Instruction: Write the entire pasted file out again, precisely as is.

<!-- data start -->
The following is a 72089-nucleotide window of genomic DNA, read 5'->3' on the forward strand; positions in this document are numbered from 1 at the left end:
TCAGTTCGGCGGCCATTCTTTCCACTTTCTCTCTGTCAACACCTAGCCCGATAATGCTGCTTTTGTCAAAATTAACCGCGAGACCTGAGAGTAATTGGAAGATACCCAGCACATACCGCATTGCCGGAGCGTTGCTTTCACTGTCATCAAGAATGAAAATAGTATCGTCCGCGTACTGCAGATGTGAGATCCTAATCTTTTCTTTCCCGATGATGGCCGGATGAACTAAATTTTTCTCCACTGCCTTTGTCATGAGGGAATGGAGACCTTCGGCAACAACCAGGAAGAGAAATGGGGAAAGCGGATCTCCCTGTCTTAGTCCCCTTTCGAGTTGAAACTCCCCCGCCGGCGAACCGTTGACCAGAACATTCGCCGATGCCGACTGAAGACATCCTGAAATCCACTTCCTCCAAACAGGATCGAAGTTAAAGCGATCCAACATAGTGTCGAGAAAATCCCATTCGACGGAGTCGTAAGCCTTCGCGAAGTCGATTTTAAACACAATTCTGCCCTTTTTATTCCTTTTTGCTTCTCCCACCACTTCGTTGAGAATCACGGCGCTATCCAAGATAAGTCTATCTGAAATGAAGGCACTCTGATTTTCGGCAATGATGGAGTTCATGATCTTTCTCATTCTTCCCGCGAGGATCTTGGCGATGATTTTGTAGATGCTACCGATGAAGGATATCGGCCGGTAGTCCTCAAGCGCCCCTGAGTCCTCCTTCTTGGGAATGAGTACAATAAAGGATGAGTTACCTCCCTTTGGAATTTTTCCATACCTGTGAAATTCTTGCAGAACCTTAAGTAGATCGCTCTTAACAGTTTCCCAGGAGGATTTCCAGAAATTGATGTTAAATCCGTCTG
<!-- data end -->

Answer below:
The following is a 72089-nucleotide window of genomic DNA, read 5'->3' on the forward strand; positions in this document are numbered from 1 at the left end:
TCAGTTCGGCGGCCATTCTTTCCACTTTCTCTCTGTCAACACCTAGCCCGATAATGCTGCTTTTGTCAAAATTAACCGCGAGACCTGAGAGTAATTGGAAGATACCCAGCACATACCGCATTGCCGGAGCGTTGCTTTCACTGTCATCAAGAATGAAAATAGTATCGTCCGCGTACTGCAGATGTGAGATCCTAATCTTTTCTTTCCCGATGATGGCCGGATGAACTAAATTTTTCTCCACTGCCTTTGTCATGAGGGAATGGAGACCTTCGGCAACAACCAGGAAGAGAAATGGGGAAAGCGGATCTCCCTGTCTTAGTCCCCTTTCGAGTTGAAACTCCCCCGCCGGCGAACCGTTGACCAGAACATTCGCCGATGCCGACTGAAGACATCCTGAAATCCACTTCCTCCAAACAGGATCGAAGTTAAAGCGATCCAACATAGTGTCGAGAAAATCCCATTCGACGGAGTCGTAAGCCTTCGCGAAGTCGATTTTAAACACAATTCTGCCCTTTTTATTCCTTTTTGCTTCTCCCACCACTTCGTTGAGAATCACGGCGCTATCCAAGATAAGTCTATCTGAAATGAAGGCACTCTGATTTTCGGCAATGATGGAGTTCATGATCTTTCTCATTCTTCCCGCGAGGATCTTGGCGATGATTTTGTAGATGCTACCGATGAAGGATATCGGCCGGTAGTCCTCAAGCGCCCCTGAGTCCTCCTTCTTGGGAATGAGTACAATAAAGGATGAGTTACCTCCCTTTGGAATTTTTCCATACCTGTGAAATTCTTGCAGAACCTTAAGTAGATCGCTCTTAACAGTTTCCCAGGAGGATTTCCAGAAATTGATGTTAAATCCGTCTG